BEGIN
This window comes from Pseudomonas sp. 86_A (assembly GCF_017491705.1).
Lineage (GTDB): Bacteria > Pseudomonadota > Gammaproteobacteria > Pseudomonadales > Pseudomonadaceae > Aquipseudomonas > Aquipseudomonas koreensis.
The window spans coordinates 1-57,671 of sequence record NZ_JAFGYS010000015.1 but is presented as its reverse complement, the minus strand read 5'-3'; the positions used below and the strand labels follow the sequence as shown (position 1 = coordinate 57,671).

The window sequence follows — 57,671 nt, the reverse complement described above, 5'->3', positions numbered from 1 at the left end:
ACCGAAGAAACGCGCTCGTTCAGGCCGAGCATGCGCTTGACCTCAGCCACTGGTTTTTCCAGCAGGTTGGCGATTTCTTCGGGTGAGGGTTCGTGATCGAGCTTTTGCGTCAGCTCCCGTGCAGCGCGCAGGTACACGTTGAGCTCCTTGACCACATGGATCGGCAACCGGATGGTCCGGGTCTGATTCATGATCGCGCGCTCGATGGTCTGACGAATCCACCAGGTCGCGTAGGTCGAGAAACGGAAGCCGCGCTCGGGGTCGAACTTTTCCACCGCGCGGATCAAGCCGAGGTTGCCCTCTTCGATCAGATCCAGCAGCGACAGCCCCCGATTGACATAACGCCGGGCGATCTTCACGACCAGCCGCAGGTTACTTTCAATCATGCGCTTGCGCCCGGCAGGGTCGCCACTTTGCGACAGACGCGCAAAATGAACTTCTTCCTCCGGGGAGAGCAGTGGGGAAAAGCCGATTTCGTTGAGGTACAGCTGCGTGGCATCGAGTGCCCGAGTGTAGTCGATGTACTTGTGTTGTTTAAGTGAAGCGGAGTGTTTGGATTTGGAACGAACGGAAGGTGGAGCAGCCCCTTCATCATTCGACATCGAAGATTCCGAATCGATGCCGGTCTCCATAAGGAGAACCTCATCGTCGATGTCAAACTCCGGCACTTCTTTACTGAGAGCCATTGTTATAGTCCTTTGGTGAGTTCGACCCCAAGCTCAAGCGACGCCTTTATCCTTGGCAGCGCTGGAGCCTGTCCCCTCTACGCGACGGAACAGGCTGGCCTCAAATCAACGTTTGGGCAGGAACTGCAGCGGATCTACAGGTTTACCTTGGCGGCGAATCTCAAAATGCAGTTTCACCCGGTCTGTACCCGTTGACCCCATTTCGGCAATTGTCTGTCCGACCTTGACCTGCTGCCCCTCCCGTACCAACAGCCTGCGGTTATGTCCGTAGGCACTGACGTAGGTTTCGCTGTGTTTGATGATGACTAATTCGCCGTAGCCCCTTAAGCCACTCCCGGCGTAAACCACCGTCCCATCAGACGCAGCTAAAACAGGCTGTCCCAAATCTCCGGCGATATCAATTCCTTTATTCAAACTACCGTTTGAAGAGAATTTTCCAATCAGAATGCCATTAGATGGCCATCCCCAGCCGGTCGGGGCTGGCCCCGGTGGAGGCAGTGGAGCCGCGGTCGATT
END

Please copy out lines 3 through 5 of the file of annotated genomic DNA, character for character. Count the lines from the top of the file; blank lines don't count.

The window spans coordinates 1-57,671 of sequence record NZ_JAFGYS010000015.1 but is presented as its reverse complement, the minus strand read 5'-3'; the positions used below and the strand labels follow the sequence as shown (position 1 = coordinate 57,671).

The window sequence follows — 57,671 nt, the reverse complement described above, 5'->3', positions numbered from 1 at the left end:
ACCGAAGAAACGCGCTCGTTCAGGCCGAGCATGCGCTTGACCTCAGCCACTGGTTTTTCCAGCAGGTTGGCGATTTCTTCGGGTGAGGGTTCGTGATCGAGCTTTTGCGTCAGCTCCCGTGCAGCGCGCAGGTACACGTTGAGCTCCTTGACCACATGGATCGGCAACCGGATGGTCCGGGTCTGATTCATGATCGCGCGCTCGATGGTCTGACGAATCCACCAGGTCGCGTAGGTCGAGAAACGGAAGCCGCGCTCGGGGTCGAACTTTTCCACCGCGCGGATCAAGCCGAGGTTGCCCTCTTCGATCAGATCCAGCAGCGACAGCCCCCGATTGACATAACGCCGGGCGATCTTCACGACCAGCCGCAGGTTACTTTCAATCATGCGCTTGCGCCCGGCAGGGTCGCCACTTTGCGACAGACGCGCAAAATGAACTTCTTCCTCCGGGGAGAGCAGTGGGGAAAAGCCGATTTCGTTGAGGTACAGCTGCGTGGCATCGAGTGCCCGAGTGTAGTCGATGTACTTGTGTTGTTTAAGTGAAGCGGAGTGTTTGGATTTGGAACGAACGGAAGGTGGAGCAGCCCCTTCATCATTCGACATCGAAGATTCCGAATCGATGCCGGTCTCCATAAGGAGAACCTCATCGTCGATGTCAAACTCCGGCACTTCTTTACTGAGAGCCATTGTTATAGTCCTTTGGTGAGTTCGACCCCAAGCTCAAGCGACGCCTTTATCCTTGGCAGCGCTGGAGCCTGTCCCCTCTACGCGACGGAACAGGCTGGCCTCAAATCAACGTTTGGGCAGGAACTGCAGCGGATCTACAGGTTTACCTTGGCGGCGAATCTCAAAATGCAGTTTCACCCGGTCTGTACCCGTTGACCCCATTTCGGCAATTGTCTGTCCGACCTTGACCTGCTGCCCCTCCCGTACCAACAGCCTGCGGTTATGTCCGTAGGCACTGACGTAGGTTTCGCTGTGTTTGATGATGACTAATTCGCCGTAGCCCCTTAAGCCACTCCCGGCGTAAACCACCGTCCCATCAGACGCAGCTAAAACAGGCTGTCCCAAATCTCCGGCGATATCAATTCCTTTATTCAAACTACCGTTTGAAGAGAATTTTCCAATCAGAATGCCATTAGATGGCCATCCCCAGCCGGTCGGGGCTGGCCCCGGTGGAGGCAGTGGAGCCGCGGTCGATT